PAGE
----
The 12th  of June he gave a conference titled “The Sima de las Palomas and the Cueva Negra” in the institute of Archaeology of the University College London, invited by Dr. Norah Moloney, paleolithic expert that has visited our sites. Among the assistants there were Maddy Bleasdale and Megan Wright, both students from UCL that last year were part of the excavation team in Sima de las Palomas.

Finnaly, the 19th of June, professor Walker repeated the conference titled  “The Sima de las Palomas and the Cueva Negra” in the Institute of Archaeology, Oxford University, invited by the paleolithic specialist and professor Dr. Nick Barton. Between the assistants there were professors like the geoarchaeologist Dr. Tom Higham and the paleolithic specialist Dr. Derek Roe, an other scholars like the paleolithic specialists  Michael Petraglia and Richard Roberts and the geoarchaeologist Jean-Luc Schwenninger. Drs. Roe, Higham and Schwenninger are scientific collaborators of our reasearch team, after the conference they had time to discuss the advance of the investigation and future goals in it. To the oxford conference it also assisted phd students like Klint Janulis, who was part of the excavation team in 2012 and will be visiting us during 2014 summer, and Marco Antonio Bernal Gómez who met professor walker during a lecture in the  University of Cadiz in Jerez. There was time aswell to chat during a couple of hours with Claire Litt, Oxbow Books editor, in relation with the english version of the popular science book about Cueva Negra and Sima de las Palomas that Oxbow books will publish.

Evidences about the origin of stone elements at Cueva Negra

Quartaer57bA recently published article (Quartär 60 (2013) : 7-28) shows the results of an study about the possible chert sources used by human ancestors that lived in “Cueva Negra del Estrecho del Río Quipar” ca. 0,8 – 0,9 Ma.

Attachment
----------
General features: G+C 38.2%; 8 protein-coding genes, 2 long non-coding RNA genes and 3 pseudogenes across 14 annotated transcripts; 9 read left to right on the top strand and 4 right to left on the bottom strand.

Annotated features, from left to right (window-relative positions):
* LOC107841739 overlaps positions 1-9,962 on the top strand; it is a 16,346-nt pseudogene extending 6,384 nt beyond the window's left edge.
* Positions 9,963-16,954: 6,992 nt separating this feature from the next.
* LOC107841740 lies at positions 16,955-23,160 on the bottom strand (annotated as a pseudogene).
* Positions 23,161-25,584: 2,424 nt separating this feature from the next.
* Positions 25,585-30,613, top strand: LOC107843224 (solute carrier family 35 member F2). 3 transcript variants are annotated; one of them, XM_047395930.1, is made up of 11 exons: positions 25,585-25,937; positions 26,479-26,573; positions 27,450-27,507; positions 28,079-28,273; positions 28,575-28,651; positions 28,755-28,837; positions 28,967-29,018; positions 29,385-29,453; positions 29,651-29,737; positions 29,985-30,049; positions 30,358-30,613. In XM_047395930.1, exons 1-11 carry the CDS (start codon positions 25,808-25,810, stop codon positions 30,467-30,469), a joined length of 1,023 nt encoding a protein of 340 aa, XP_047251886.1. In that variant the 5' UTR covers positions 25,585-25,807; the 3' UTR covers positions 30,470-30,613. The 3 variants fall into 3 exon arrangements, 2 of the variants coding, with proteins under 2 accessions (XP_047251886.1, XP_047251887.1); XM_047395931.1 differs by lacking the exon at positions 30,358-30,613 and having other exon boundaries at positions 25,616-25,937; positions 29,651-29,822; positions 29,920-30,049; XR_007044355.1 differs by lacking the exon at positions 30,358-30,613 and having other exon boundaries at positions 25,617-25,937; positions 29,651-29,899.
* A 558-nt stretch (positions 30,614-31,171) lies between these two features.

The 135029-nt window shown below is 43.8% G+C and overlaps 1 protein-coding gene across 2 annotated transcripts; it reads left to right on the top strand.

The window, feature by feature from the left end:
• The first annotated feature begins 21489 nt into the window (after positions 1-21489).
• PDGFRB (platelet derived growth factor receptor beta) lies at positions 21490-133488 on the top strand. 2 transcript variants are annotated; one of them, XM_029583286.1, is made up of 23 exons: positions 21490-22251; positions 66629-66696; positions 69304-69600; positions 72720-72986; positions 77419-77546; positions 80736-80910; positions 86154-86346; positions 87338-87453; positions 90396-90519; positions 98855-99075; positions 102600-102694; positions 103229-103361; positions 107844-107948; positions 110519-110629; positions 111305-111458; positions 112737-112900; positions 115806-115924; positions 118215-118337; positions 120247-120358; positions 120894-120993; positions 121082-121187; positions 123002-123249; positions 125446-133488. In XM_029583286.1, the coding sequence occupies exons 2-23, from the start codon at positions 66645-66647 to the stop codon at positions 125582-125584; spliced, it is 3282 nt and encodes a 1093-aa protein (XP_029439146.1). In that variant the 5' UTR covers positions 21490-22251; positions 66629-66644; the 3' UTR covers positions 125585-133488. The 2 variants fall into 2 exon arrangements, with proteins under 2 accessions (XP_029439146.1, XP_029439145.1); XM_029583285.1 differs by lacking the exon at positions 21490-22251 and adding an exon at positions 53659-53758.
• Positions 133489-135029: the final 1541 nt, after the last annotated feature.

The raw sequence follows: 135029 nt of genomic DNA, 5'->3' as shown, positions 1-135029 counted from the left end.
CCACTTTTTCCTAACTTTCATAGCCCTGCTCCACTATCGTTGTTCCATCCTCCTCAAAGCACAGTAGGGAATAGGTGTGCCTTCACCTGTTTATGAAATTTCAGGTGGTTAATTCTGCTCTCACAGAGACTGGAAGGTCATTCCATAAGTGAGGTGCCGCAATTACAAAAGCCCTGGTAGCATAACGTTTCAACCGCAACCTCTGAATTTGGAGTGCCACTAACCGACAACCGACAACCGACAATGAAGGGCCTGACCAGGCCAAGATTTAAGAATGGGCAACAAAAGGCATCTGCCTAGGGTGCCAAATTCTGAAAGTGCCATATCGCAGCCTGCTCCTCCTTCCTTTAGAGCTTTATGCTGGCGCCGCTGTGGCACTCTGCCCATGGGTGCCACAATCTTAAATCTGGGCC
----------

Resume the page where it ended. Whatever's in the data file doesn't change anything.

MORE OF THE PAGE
Quartar is scientific magazine supported by the Hugo Obermaier Society for Ice Age and Stone Age Research”.

IMG_0099

Winston Zack surveying the surrondings of Cueva Negra

The analysis has been taken at the “Lunar and Planetary Laboratory” of the Arizona University, in Tucson (USA). Trace-element fingerprints were analyzed by laser-ablation inductively-coupled plasma mass-spectrometry (ICP-MS).

These elements sampled evidence that most of the chert comes from less than 1 km away, namely, from a conglomerate outcrop where chert nodules could be quarried readily. It also points to a fair likelihood that some recovered chert lithics had been brought from sources up to 30 km away from the cave.

http://www.quartaer.eu/pdfs/2013/2013_walker.pdf

Fieldwork inscription is still open for Cueva Negra and Sima de las Palomas fieldwork campaign 2013

IMG_2409The Field School for Quaternary Palaeoanthropology and Prehistory of Murcia, S.E. Spain, still has seats available for this season. Starting July 2nd 2013, we will be digging in Cueva Negra del Río Quipar and Sima de las Palomas.  Cueva Negra del Estrecho del Rio Quipar is a pre-neanderthal site dated close to one million years. And Sima de las Palomas is a 40.000 years old site where we have recently unearthed 3 articulated Neanderthal skeletons.

 

Get more information at “Field season 2013”

http://mupantquat.com/campana-2013

Archaeological fieldwork carries on in “Rambla Perea”

RamblaPerea2013From April the 1st to April the 28th, an excavation is being held in the sites “Finca Doña Martina” y “La Boja”, both of them found in the area known as “Rambla Perea” near the murcian city of Mula. For one more year the aim of the project, directed by Joao Zilhao, is to add information about the Middle and Upper Paleolithic in Murcia Region.

The rock shelters of Finca Doña Martina (FDM) y La Boja (ADB) present Upper Paleolithic sequences under excavation. FDM has an Epi-magdalenian level over a thick Upper Solutrean package, dated by radiocarbon technique to 23000 cal BP. This Solutrean level is separated from the bedrock under it by a unit with an archaeological content which is assigned, in a provisional way, to be Gravetian. ADB sequence starts with a possibly Upper Magdalenian level, which is followed by a thick sterile level on top of a solutrean sequence. At the base of a test pit that went down 2.5 metres below the surface, it was discovered a level rich in personal ornaments and lacking in backed elements, which is provisionally assigned to the Lower Solutrean on the basis of a radiocarbon date of ca. 25000 cal. BP.